​2019 Hastings Vadose Zone Nitrate Study (Summary)

​2019 Hastings Vadose Zone Nitrate Study (Summary)

Thursday, September 24, 2020
By Dr. Dan Snow, research professor with the Nebraska Water Center

Key Takeaways
  • Nitrate concentrations beneath irrigated cropland increased by about 30% between 2011 and 2016 indicating that nitrogen fertilizer continues to be lost below the root zone
  • The largest amount of nitrate was measured beneath furrow irrigated cropland.
  • Fields changing from furrow to sprinkler irrigation reduced nitrate loss.
  • Nitrate moves from surface to groundwater in the Hastings area in less than 20 to 30 years.
Nitrate concentrations in the Hastings, Nebraska public supply wells have been increasing over the past 20 years, forcing the city to implement a very costly treatment system to comply with safe drinking water regulations. Two studies conducted by the University of Nebraska over the past 10 years have looked at nitrate storage and movement in the soils around the city’s wells to help understand how changing land use can also reduce contaminant loading to these wells.  This soil, called the vadose zone, or area between the land surface and the groundwater table, serves as a dynamic reservoir for water, nitrogen and other chemicals seeping past the root zone. 

The most recent study compared 5-year changes between 2011 and 2016 in stored nitrate under the same fields sampled during the first study and estimated the differences under specific land uses. Some cropland sites showed increases in vadose nitrate while others showed a reduction, though overall the average amount of vadose zone nitrate beneath irrigated cropland increased by about 30% in the top 60 feet of the profile. This means nitrogen fertilizer continues to be lost below the root zone despite changing managing practices. The largest amount of nitrate was measured beneath furrow irrigated cropland. Nitrate beneath fields that changed from furrow to water-conserving sprinkler irrigation tend to have lower vadose zone nitrate and supports the idea that reducing agricultural water use also reduces nitrate leaching.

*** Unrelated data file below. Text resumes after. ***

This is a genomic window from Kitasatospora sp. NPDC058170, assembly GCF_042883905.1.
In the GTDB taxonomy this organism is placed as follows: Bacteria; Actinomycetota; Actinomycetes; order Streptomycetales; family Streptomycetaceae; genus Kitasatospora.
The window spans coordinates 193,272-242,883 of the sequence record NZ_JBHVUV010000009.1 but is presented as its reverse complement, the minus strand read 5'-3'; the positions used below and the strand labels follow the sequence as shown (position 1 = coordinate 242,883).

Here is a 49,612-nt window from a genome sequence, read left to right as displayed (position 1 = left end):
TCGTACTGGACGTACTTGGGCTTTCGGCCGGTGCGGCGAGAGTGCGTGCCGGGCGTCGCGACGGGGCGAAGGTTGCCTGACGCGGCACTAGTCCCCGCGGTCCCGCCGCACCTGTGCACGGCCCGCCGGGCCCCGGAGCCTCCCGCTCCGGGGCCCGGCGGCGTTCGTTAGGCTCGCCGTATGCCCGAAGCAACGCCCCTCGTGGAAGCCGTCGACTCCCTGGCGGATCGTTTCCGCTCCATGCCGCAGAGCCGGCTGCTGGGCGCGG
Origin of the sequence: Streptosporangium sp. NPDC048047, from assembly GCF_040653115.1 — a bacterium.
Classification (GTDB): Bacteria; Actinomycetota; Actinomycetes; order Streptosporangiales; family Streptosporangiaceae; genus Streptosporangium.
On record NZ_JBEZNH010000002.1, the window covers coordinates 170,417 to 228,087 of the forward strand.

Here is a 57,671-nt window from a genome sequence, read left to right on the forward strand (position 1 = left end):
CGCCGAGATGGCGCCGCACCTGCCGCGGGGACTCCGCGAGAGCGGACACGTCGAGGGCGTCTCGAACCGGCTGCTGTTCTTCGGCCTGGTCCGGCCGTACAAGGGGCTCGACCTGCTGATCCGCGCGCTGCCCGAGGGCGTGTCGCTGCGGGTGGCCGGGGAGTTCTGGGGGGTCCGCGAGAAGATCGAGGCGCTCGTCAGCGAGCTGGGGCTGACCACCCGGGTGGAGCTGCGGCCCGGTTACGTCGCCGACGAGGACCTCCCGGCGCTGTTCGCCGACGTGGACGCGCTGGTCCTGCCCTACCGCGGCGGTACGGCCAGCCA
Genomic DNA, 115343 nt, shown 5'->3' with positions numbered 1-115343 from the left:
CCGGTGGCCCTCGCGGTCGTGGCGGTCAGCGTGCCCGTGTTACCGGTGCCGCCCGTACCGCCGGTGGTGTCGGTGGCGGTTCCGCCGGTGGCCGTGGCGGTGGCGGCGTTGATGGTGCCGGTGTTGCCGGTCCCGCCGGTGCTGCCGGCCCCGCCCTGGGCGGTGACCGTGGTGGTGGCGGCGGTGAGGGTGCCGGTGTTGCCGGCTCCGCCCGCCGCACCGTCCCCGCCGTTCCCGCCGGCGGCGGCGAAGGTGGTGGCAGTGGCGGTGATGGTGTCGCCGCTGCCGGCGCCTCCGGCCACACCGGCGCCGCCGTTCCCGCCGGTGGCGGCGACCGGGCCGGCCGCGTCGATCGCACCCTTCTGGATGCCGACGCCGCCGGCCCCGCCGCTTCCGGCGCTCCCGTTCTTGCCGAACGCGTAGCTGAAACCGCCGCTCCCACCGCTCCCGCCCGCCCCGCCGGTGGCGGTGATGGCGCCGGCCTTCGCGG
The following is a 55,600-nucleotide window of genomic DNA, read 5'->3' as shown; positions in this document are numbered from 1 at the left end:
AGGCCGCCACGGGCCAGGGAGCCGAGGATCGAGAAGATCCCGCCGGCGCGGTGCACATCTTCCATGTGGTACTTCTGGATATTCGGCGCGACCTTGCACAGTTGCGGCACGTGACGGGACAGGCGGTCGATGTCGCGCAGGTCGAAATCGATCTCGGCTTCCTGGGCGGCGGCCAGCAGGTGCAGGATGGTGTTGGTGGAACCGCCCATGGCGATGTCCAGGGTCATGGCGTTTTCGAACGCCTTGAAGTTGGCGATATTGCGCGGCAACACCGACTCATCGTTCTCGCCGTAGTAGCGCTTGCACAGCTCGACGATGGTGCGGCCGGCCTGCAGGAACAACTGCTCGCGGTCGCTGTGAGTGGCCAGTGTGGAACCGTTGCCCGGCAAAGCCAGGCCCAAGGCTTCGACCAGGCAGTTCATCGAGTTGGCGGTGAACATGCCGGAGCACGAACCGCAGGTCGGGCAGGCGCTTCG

The study found significant differences between ammonia and uranium concentrations by irrigation method, and that almost two-thirds of vadose zone inorganic nitrogen was in the form of ammonia. Ammonia may be leached directly from the surface or derived from leached nitrate. Nitrate isotope testing in the vadose zone and groundwater suggest that livestock manure may contribute to nitrate loading under some areas, though the major source is commercial fertilizer nitrogen. Groundwater age-dating, and simulation of nitrification and recharge, suggests that water and nitrate production and movement through the vadose zone in the Hastings area occurs in less than 20 to 30 years.    

Slowing the buildup of nitrate in the vadose zone and in Hasting groundwater will require long term cooperative efforts between producers and natural resources districts to reduce water and nitrogen losses from fertilized crops.

Cooperation is even more critical now as other drinking water contaminants such as uranium found in the Hastings area groundwater may also be linked to irrigation water and fertilizer use.       

For more on this topic, read the full study or view the slides from Snow’s presentation.